The Lawyer Management: Lester Aldridge

Richard Gray is director of finance and a senior member of the management team at Lester Aldridge. He has spent much of his career involved in professional partnerships including 10 years as head of finance at Bacon & Woodrow, now part of Hewitts.


Richard Gray

What are the key elements of your role?

First and foremost is cash, second is managing profitability and after that come all other aspects of finance.

How has your role changed during your time with the firm?

The focus on cash never changes, nor should it. When I joined the firm it had been through a period of rapid expansion. Since then our borrowings have fallen significantly, but we are now in a deep recession. Fortunately, we’ve managed our affairs so as to keep our borrowings low and our profits stable.

Keeping partners onside and managing cashflow is a continuing process. We constantly strive to improve the quality of financial information presented to partners.

What are the most significant external issues that affect your role?

The recession means our clients are less willing to pay, but all firms are going through the same experience and more people are joining us.

Our London office has grown significantly – to such an extent that last summer we relocated to Chancery Lane, which increased our footprint by 50 per cent.

I spend a lot of time looking at business proposals. We have, in recent years, branched out into new service lines, and managing the cashflow and profitability of these keeps me on my toes.

What impact are the structural changes to the legal market having on your firm and your role?

The impact on us of alternative business structures has been quite limited. Some of our business areas are what might be called ‘commoditised’, but we’ve had them for many years and we are facing the same competition as we did before. Without being complacent, we are continuing to be successful.

What’s in your in-tray?

The life of a finance director has a seasonal rhythm that includes the budgets, financial audits, half-year reviews so on. But the joy is that you can never predict from one day to the next what might land on your desk.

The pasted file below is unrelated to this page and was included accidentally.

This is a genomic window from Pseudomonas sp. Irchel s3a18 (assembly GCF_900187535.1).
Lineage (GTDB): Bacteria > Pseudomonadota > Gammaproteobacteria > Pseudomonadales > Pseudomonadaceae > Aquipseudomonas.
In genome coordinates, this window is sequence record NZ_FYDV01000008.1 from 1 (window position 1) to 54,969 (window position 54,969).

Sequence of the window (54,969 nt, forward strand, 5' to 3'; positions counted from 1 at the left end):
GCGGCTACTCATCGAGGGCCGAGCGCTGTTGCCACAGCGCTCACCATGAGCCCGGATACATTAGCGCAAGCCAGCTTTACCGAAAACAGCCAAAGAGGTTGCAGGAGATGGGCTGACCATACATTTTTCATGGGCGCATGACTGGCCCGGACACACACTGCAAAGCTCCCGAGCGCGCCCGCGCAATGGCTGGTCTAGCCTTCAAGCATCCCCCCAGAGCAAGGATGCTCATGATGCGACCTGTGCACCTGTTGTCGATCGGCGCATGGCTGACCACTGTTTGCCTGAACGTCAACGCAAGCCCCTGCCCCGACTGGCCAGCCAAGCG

What have been the key ways in which you have improved the efficiency of the firm?

Finding better ways of communicating to partners and fee-earners is always a challenge. Keeping the focus on things such as cash collection, managing the lockup and time recording are perennials. We are always trying to find new ways to help partners achieve their goals.

What are the primary ways in which you source suppliers?

I tend to find that my peers, our financial advisers including accountants and bankers, and other support groups are useful in helping to find good products and services.

What problem would you most like technology to solve?

There are many technological enhancements available, but sadly they don’t always seem to work in sync. This prevents achieving that happy goal of having a single system deliver everything. I fear that we’ll always have to embrace IT piecemeal in the hope that eventually we’ll get joined-up thinking from the techno-bods.

How many people do you have in your core team and who are they?

I have just over a dozen staff in the accounts team, whose functions include credit control, cashiers and the production of management information.

We are all getting more involved in compliance issues.

What is the most important lesson your role has taught you?


Lucy Burton

Firm Facts (from UK200 2012)

Partners: 42

Equity partners: 18

Qualified lawyers: 79

Offices: Four

Financials (from UK200 2012)

Turnover: £16.2m

Net profit: £4.7m

Average profit per equity partner:£165,000

Challenges ahead

”The single most pressing thing [relating to the operational side of the firm] is managing lockup, and finding a resolution to that is not going to be a short-term issue,” says Gray. “We constantly strive to find ways of improving the situation. Aside from this, the increase in the personal tax rate to 50 per cent, which arrived coincidentally with changes to the rules on pension contributions focused my mind on mitigating tax.”


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